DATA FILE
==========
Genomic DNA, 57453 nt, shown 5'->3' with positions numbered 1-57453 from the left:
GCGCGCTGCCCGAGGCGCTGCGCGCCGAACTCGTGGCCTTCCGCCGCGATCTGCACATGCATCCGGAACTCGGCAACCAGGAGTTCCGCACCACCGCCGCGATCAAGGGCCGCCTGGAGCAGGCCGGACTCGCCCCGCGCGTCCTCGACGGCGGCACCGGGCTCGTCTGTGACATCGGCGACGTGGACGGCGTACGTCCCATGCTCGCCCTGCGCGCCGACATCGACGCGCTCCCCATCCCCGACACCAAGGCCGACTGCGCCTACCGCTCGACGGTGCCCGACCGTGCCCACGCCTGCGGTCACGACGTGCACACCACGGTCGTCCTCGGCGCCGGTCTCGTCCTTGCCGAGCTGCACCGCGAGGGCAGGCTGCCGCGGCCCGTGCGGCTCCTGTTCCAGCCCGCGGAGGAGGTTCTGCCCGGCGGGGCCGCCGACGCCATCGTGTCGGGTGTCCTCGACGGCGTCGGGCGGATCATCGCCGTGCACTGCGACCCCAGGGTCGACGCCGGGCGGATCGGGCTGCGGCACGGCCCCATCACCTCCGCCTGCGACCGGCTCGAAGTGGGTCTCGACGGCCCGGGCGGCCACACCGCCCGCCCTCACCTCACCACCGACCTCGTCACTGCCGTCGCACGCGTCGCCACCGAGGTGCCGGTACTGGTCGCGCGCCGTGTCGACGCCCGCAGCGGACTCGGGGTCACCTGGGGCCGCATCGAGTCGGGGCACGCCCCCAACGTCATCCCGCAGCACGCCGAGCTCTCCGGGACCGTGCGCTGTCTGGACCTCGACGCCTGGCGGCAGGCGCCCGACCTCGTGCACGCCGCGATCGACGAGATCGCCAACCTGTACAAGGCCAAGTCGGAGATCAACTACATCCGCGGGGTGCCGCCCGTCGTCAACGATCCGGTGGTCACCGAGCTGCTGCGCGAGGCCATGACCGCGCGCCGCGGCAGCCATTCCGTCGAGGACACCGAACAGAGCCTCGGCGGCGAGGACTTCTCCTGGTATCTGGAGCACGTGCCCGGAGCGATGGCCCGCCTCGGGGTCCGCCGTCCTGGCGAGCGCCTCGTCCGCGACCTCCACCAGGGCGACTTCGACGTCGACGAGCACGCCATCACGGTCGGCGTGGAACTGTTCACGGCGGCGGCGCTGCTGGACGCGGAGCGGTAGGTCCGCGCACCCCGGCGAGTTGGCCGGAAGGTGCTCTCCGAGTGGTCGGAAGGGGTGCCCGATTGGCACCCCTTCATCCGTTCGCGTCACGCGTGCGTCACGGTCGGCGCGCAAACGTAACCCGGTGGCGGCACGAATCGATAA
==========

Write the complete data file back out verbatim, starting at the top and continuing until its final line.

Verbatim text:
Genomic DNA, 57453 nt, shown 5'->3' with positions numbered 1-57453 from the left:
GCGCGCTGCCCGAGGCGCTGCGCGCCGAACTCGTGGCCTTCCGCCGCGATCTGCACATGCATCCGGAACTCGGCAACCAGGAGTTCCGCACCACCGCCGCGATCAAGGGCCGCCTGGAGCAGGCCGGACTCGCCCCGCGCGTCCTCGACGGCGGCACCGGGCTCGTCTGTGACATCGGCGACGTGGACGGCGTACGTCCCATGCTCGCCCTGCGCGCCGACATCGACGCGCTCCCCATCCCCGACACCAAGGCCGACTGCGCCTACCGCTCGACGGTGCCCGACCGTGCCCACGCCTGCGGTCACGACGTGCACACCACGGTCGTCCTCGGCGCCGGTCTCGTCCTTGCCGAGCTGCACCGCGAGGGCAGGCTGCCGCGGCCCGTGCGGCTCCTGTTCCAGCCCGCGGAGGAGGTTCTGCCCGGCGGGGCCGCCGACGCCATCGTGTCGGGTGTCCTCGACGGCGTCGGGCGGATCATCGCCGTGCACTGCGACCCCAGGGTCGACGCCGGGCGGATCGGGCTGCGGCACGGCCCCATCACCTCCGCCTGCGACCGGCTCGAAGTGGGTCTCGACGGCCCGGGCGGCCACACCGCCCGCCCTCACCTCACCACCGACCTCGTCACTGCCGTCGCACGCGTCGCCACCGAGGTGCCGGTACTGGTCGCGCGCCGTGTCGACGCCCGCAGCGGACTCGGGGTCACCTGGGGCCGCATCGAGTCGGGGCACGCCCCCAACGTCATCCCGCAGCACGCCGAGCTCTCCGGGACCGTGCGCTGTCTGGACCTCGACGCCTGGCGGCAGGCGCCCGACCTCGTGCACGCCGCGATCGACGAGATCGCCAACCTGTACAAGGCCAAGTCGGAGATCAACTACATCCGCGGGGTGCCGCCCGTCGTCAACGATCCGGTGGTCACCGAGCTGCTGCGCGAGGCCATGACCGCGCGCCGCGGCAGCCATTCCGTCGAGGACACCGAACAGAGCCTCGGCGGCGAGGACTTCTCCTGGTATCTGGAGCACGTGCCCGGAGCGATGGCCCGCCTCGGGGTCCGCCGTCCTGGCGAGCGCCTCGTCCGCGACCTCCACCAGGGCGACTTCGACGTCGACGAGCACGCCATCACGGTCGGCGTGGAACTGTTCACGGCGGCGGCGCTGCTGGACGCGGAGCGGTAGGTCCGCGCACCCCGGCGAGTTGGCCGGAAGGTGCTCTCCGAGTGGTCGGAAGGGGTGCCCGATTGGCACCCCTTCATCCGTTCGCGTCACGCGTGCGTCACGGTCGGCGCGCAAACGTAACCCGGTGGCGGCACGAATCGATAA